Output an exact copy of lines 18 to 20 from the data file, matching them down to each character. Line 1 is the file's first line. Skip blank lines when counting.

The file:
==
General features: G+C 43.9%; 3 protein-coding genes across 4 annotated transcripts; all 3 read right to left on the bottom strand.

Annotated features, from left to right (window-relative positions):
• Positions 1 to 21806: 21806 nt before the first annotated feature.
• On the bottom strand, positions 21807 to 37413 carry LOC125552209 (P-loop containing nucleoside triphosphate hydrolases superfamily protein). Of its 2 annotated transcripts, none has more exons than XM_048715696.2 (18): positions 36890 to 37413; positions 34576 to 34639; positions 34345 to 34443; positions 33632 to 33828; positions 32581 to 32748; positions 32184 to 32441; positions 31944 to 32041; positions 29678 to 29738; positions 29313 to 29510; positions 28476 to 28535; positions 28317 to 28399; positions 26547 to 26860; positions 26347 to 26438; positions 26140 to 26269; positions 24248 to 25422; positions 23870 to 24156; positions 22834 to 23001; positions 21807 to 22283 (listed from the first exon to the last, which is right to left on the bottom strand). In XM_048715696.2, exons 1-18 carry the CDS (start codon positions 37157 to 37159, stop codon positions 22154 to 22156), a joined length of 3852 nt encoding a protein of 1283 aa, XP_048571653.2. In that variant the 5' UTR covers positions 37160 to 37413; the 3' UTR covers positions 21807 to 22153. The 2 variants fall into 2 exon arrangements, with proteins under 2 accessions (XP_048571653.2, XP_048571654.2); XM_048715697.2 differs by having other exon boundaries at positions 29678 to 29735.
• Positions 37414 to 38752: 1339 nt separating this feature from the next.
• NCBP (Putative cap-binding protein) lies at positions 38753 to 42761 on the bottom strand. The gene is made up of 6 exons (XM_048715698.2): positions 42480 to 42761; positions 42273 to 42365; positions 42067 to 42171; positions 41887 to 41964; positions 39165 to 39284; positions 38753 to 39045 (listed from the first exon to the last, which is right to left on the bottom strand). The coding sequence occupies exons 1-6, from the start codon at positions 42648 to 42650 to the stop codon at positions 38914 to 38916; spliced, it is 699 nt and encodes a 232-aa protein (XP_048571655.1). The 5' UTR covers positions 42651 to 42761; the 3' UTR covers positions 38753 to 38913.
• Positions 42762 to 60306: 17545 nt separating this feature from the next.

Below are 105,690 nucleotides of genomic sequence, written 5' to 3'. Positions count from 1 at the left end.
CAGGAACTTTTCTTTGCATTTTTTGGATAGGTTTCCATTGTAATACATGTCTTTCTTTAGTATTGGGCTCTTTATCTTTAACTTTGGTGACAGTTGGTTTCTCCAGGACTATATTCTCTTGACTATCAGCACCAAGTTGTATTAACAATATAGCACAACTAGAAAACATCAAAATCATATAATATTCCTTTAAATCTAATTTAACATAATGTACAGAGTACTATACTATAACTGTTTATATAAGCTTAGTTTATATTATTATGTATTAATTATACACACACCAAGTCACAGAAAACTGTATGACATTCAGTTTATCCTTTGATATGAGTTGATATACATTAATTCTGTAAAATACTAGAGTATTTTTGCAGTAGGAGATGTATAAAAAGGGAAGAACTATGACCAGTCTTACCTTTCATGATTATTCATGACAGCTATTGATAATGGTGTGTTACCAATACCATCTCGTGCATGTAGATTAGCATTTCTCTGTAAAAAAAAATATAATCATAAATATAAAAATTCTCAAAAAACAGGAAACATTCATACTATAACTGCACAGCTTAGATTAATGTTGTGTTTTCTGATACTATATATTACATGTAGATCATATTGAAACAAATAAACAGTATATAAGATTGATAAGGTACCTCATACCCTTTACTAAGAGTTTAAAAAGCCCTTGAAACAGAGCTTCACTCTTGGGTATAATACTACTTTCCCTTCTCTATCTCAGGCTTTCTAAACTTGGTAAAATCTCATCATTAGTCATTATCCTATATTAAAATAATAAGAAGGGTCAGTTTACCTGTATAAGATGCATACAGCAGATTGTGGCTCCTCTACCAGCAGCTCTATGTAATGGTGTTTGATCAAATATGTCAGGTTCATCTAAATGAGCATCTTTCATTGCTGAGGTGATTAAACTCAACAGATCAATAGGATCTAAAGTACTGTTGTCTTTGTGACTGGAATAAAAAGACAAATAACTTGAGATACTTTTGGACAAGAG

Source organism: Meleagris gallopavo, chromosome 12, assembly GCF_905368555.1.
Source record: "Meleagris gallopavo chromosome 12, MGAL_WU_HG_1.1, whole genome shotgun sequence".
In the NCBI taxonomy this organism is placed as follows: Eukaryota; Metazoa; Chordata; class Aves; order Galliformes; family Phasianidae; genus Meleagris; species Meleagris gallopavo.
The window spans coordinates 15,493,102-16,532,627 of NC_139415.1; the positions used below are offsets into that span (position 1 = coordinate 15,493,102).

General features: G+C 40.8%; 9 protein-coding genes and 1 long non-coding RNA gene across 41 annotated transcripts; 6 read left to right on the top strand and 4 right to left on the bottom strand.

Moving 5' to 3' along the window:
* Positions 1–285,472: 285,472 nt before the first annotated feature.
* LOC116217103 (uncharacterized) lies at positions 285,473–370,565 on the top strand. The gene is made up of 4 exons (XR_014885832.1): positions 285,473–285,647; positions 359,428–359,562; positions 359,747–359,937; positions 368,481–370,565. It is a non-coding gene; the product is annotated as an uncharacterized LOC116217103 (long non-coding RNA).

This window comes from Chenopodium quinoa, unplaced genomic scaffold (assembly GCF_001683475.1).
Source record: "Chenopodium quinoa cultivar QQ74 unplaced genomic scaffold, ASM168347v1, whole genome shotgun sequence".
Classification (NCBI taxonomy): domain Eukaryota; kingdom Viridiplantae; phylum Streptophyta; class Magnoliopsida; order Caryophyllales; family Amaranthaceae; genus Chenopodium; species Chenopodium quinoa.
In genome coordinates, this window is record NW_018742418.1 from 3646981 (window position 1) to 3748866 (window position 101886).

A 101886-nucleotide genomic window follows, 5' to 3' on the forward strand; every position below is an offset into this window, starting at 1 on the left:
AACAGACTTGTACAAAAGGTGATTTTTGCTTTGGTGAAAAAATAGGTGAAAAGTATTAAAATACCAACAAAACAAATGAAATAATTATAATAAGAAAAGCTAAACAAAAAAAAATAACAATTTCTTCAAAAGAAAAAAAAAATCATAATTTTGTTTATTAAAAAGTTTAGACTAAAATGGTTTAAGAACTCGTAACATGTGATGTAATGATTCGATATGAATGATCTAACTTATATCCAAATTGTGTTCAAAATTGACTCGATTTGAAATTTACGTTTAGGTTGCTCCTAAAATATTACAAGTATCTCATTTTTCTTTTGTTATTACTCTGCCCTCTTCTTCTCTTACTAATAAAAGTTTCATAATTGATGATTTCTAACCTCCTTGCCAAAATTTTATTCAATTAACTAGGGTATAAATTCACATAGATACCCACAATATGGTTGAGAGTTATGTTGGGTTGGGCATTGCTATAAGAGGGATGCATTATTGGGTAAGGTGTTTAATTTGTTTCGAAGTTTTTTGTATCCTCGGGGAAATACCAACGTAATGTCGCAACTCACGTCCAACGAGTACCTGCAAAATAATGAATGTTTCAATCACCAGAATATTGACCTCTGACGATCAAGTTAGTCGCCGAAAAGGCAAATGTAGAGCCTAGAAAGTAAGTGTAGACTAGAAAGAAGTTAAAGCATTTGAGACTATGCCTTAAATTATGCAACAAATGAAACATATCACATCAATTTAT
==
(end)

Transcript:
This window comes from Chenopodium quinoa, unplaced genomic scaffold (assembly GCF_001683475.1).
Source record: "Chenopodium quinoa cultivar QQ74 unplaced genomic scaffold, ASM168347v1, whole genome shotgun sequence".
Classification (NCBI taxonomy): domain Eukaryota; kingdom Viridiplantae; phylum Streptophyta; class Magnoliopsida; order Caryophyllales; family Amaranthaceae; genus Chenopodium; species Chenopodium quinoa.